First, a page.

In The News
The pungent smell of pot that blankets a popular quadrangle at the University of Colorado-Boulder every April 20 is being replaced by the stench of fish-based fertilizer Friday as administrators try to stamp out one of the nation’s largest annual campus celebrations of marijuana.
After more than 10,000 people — students and non-students — attended last year’s marijuana rally on Norlin Quadrangle, university officials decided this year to apply the stinky fertilizer to the quad to deter pot-smokers. They’re also closing the campus Friday to all unauthorized visitors and offering a free campus concert by Haitian-born hip-hop star Wyclef Jean timed to coincide with the traditional 4:20 p.m. pot gathering.
The measures pit Colorado’s flagship university, which has tired of its reputation as a top party school, against thousands who have assembled, flash mob-style, each year to demand marijuana’s legalization or simply to have a good time.
With more than… Continue reading
Democratic leader Nancy Pelosi saw the writing on the wall and came out in defense of medical cannabis patients and dispensaries under assault by the federal government this week. San Francisco dispensaries served her a petition with thousands of signatures May 2. Subsequently, Speaker Pelosi released the May 2 statement saying:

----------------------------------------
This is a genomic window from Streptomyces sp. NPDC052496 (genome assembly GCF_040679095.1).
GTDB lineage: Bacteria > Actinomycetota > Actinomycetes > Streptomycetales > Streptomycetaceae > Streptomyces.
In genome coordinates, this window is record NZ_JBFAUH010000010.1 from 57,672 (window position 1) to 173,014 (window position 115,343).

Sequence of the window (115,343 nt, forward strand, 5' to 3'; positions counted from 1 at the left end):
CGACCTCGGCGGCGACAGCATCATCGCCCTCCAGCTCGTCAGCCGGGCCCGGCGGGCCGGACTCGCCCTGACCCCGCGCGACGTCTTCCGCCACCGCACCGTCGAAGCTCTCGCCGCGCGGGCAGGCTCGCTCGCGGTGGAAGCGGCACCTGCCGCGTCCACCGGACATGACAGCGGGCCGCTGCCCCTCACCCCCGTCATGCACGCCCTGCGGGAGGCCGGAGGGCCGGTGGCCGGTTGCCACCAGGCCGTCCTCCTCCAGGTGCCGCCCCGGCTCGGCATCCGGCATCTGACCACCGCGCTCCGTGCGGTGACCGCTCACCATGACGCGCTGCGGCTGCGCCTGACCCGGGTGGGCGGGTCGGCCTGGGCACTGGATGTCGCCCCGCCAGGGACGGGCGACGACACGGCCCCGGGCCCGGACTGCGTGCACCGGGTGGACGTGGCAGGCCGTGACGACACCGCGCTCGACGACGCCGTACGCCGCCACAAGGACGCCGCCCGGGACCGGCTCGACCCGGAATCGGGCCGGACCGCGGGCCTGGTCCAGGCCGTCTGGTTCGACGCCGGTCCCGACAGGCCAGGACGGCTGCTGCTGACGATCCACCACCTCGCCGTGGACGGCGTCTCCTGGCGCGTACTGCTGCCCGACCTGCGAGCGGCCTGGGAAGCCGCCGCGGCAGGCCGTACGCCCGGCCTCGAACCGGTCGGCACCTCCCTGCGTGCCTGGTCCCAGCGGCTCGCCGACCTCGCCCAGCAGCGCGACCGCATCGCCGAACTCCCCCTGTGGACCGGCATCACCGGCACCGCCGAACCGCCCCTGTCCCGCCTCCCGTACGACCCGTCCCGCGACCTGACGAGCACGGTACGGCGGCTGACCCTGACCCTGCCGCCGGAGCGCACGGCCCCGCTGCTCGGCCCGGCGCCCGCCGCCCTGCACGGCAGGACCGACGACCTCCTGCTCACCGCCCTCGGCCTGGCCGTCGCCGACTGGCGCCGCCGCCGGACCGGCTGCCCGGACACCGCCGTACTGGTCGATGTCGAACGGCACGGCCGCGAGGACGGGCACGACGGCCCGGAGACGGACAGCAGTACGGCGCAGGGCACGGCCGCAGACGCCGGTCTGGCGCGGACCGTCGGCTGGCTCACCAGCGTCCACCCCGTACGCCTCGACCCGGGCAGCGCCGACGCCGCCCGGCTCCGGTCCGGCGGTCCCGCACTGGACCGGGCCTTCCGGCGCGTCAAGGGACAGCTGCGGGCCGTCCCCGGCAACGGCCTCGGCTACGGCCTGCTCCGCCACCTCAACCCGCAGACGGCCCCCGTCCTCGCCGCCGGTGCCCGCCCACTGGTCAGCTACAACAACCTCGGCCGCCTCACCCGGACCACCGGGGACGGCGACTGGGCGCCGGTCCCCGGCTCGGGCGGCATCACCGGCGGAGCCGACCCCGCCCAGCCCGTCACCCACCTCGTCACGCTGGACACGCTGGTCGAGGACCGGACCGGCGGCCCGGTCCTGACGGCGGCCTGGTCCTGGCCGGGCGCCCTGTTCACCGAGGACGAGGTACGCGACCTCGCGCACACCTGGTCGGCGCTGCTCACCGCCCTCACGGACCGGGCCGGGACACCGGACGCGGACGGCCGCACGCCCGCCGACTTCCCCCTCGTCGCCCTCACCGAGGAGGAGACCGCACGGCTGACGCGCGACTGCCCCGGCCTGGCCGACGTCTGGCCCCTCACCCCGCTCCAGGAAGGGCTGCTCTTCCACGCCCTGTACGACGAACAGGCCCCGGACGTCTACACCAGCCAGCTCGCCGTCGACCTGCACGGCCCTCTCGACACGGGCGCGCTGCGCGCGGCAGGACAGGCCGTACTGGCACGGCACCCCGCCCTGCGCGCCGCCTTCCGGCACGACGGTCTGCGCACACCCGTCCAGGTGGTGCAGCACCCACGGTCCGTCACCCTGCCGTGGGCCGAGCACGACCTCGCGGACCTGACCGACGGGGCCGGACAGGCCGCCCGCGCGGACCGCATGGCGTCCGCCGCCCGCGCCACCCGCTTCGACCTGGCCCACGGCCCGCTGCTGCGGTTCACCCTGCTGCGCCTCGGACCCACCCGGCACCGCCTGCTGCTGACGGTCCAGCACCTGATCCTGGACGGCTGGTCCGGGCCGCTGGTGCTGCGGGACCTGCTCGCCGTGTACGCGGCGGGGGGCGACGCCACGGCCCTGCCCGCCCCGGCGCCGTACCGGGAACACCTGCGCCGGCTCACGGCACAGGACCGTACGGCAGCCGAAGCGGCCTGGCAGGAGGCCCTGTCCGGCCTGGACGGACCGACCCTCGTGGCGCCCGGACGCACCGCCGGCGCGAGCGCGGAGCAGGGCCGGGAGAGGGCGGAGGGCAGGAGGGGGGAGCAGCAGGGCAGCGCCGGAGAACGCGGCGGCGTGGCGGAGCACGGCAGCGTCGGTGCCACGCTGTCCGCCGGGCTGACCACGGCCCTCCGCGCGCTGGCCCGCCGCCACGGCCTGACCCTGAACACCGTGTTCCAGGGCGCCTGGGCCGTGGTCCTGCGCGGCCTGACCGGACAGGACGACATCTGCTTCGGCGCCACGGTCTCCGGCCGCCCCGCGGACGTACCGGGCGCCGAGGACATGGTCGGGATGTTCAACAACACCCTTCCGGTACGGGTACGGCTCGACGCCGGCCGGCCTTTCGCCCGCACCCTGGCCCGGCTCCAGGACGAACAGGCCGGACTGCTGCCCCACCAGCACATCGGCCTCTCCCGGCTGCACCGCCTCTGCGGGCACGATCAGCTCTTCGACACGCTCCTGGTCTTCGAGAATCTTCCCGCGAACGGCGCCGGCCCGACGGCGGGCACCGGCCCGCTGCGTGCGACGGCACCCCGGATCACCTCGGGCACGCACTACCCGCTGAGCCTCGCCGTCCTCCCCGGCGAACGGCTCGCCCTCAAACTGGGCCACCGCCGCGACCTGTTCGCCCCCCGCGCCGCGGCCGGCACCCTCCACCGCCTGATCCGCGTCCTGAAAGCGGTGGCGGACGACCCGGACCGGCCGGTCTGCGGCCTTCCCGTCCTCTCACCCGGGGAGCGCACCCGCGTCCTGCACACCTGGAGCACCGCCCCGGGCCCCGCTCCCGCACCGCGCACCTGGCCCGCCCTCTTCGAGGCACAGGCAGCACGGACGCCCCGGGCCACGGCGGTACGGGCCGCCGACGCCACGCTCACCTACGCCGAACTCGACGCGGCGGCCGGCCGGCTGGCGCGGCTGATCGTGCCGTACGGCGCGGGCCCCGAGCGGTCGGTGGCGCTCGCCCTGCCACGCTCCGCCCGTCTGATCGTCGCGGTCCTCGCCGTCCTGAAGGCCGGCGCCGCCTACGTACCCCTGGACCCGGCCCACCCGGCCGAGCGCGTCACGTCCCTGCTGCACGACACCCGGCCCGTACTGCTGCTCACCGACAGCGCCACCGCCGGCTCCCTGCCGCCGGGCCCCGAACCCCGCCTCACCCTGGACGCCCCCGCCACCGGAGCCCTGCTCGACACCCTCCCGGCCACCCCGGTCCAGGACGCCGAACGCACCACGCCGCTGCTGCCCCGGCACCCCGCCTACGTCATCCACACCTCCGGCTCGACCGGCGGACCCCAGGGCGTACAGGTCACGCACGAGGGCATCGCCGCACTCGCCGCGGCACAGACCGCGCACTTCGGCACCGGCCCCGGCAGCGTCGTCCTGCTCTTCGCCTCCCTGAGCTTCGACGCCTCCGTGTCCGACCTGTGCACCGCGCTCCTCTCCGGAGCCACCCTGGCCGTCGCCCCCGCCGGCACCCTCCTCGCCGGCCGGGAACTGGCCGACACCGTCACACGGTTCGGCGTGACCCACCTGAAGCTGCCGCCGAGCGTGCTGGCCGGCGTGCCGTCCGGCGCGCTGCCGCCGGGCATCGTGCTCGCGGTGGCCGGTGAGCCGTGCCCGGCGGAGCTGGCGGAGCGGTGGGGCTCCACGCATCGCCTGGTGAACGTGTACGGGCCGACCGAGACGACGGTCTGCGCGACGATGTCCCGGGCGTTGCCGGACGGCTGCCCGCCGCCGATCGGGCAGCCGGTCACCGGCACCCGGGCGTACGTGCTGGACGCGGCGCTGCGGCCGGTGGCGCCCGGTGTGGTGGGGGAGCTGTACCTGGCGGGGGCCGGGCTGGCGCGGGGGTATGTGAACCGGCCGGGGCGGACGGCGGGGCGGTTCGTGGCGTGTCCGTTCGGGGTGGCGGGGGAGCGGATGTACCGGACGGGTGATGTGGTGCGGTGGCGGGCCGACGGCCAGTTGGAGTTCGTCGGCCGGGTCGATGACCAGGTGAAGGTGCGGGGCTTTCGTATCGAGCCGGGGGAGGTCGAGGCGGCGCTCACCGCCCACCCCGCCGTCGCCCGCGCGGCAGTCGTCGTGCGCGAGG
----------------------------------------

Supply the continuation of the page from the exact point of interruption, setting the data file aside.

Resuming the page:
“Access to medicinal marijuana for individuals who are ill or enduring difficult and painful therapies is both a medical and a states’ rights issue. Sixteen states, including our home state of California, and the District of Columbia have adopted medicinal marijuana laws – most by a vote of the people.
“I have strong concerns about the recent actions by the federal government that threaten the safe access of medicinal marijuana to alleviate the suffering of patients in California, and undermine a policy that has been in place under which the federal government did not pursue individuals whose actions complied… Continue reading
Burnaby Mayor Derek Corrigan put his name on the dotted line Thursday, calling for marijuana to be taxed and regulated, along with seven other B.C. mayors.
The open letter to Premier Christy Clark; Adrian Dix, leader of the B.C. New Democrats; and John Cummins, leader of the B.C. Conservative Party, comes on the heels of a similar letter from four former Vancouver mayors last December and one from four former B.C. attorneys general in February.
Corrigan told the NOW in December that while he personally supported an end to pot prohibition, he would not make a public statement in his official capacity as a sitting mayor.
When asked why he changed his position on that, Corrigan said the health and safety concerns were a factor.
“I thought the fact that we had seen a coalition of ex-mayors, and ex-attorneys general and health professionals taking a stand on this issue really… Continue reading